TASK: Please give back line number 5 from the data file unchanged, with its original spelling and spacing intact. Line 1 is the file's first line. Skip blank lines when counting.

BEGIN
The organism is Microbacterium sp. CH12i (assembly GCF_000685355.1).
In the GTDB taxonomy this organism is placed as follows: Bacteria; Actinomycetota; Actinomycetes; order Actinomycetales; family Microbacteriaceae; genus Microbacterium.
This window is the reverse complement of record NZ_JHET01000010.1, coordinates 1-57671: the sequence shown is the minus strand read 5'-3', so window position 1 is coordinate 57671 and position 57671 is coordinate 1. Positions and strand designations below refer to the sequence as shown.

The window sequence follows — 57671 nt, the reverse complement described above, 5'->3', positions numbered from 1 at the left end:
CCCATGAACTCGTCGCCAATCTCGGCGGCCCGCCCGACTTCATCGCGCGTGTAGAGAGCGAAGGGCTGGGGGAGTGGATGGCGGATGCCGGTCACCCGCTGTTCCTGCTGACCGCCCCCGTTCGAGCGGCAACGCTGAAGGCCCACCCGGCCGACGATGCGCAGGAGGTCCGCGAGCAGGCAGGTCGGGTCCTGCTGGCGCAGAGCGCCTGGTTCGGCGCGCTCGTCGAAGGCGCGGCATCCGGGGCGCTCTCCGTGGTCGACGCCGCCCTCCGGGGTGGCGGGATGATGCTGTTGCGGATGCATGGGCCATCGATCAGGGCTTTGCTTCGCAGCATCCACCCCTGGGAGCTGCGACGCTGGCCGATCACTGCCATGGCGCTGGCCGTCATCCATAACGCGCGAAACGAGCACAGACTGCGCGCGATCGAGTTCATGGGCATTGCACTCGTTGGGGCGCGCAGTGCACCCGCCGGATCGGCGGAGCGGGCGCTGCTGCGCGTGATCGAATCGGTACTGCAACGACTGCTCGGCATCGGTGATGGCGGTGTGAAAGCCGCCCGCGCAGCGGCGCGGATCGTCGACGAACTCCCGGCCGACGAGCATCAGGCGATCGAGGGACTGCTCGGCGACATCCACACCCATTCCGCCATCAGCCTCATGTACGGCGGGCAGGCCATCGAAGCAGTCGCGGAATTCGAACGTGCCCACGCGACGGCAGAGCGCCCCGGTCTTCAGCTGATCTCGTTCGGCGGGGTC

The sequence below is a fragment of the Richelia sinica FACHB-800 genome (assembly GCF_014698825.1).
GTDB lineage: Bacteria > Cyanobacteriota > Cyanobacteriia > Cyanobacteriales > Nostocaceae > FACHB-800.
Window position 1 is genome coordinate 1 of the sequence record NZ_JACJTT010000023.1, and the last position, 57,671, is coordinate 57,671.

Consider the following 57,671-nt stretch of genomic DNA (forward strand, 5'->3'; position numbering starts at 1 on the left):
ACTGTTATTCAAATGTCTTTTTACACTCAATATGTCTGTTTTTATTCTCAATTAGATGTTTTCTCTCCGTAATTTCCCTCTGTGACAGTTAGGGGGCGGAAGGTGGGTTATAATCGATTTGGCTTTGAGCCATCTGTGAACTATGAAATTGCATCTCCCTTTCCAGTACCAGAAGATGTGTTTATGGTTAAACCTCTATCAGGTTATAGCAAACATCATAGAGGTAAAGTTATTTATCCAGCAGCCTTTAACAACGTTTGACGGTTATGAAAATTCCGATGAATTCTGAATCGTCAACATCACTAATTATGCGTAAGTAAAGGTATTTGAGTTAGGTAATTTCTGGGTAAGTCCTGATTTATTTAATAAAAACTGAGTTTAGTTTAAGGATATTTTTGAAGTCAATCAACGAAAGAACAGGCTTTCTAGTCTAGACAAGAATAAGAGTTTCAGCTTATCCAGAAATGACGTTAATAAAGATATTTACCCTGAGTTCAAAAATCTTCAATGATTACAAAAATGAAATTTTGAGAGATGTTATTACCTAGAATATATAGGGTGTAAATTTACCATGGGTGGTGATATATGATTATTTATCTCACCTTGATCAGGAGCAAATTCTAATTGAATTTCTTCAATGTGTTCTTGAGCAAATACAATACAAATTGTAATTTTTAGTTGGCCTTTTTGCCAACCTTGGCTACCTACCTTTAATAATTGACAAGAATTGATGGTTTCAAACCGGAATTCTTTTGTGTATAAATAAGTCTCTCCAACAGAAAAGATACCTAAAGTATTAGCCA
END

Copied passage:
CCCATGAACTCGTCGCCAATCTCGGCGGCCCGCCCGACTTCATCGCGCGTGTAGAGAGCGAAGGGCTGGGGGAGTGGATGGCGGATGCCGGTCACCCGCTGTTCCTGCTGACCGCCCCCGTTCGAGCGGCAACGCTGAAGGCCCACCCGGCCGACGATGCGCAGGAGGTCCGCGAGCAGGCAGGTCGGGTCCTGCTGGCGCAGAGCGCCTGGTTCGGCGCGCTCGTCGAAGGCGCGGCATCCGGGGCGCTCTCCGTGGTCGACGCCGCCCTCCGGGGTGGCGGGATGATGCTGTTGCGGATGCATGGGCCATCGATCAGGGCTTTGCTTCGCAGCATCCACCCCTGGGAGCTGCGACGCTGGCCGATCACTGCCATGGCGCTGGCCGTCATCCATAACGCGCGAAACGAGCACAGACTGCGCGCGATCGAGTTCATGGGCATTGCACTCGTTGGGGCGCGCAGTGCACCCGCCGGATCGGCGGAGCGGGCGCTGCTGCGCGTGATCGAATCGGTACTGCAACGACTGCTCGGCATCGGTGATGGCGGTGTGAAAGCCGCCCGCGCAGCGGCGCGGATCGTCGACGAACTCCCGGCCGACGAGCATCAGGCGATCGAGGGACTGCTCGGCGACATCCACACCCATTCCGCCATCAGCCTCATGTACGGCGGGCAGGCCATCGAAGCAGTCGCGGAATTCGAACGTGCCCACGCGACGGCAGAGCGCCCCGGTCTTCAGCTGATCTCGTTCGGCGGGGTC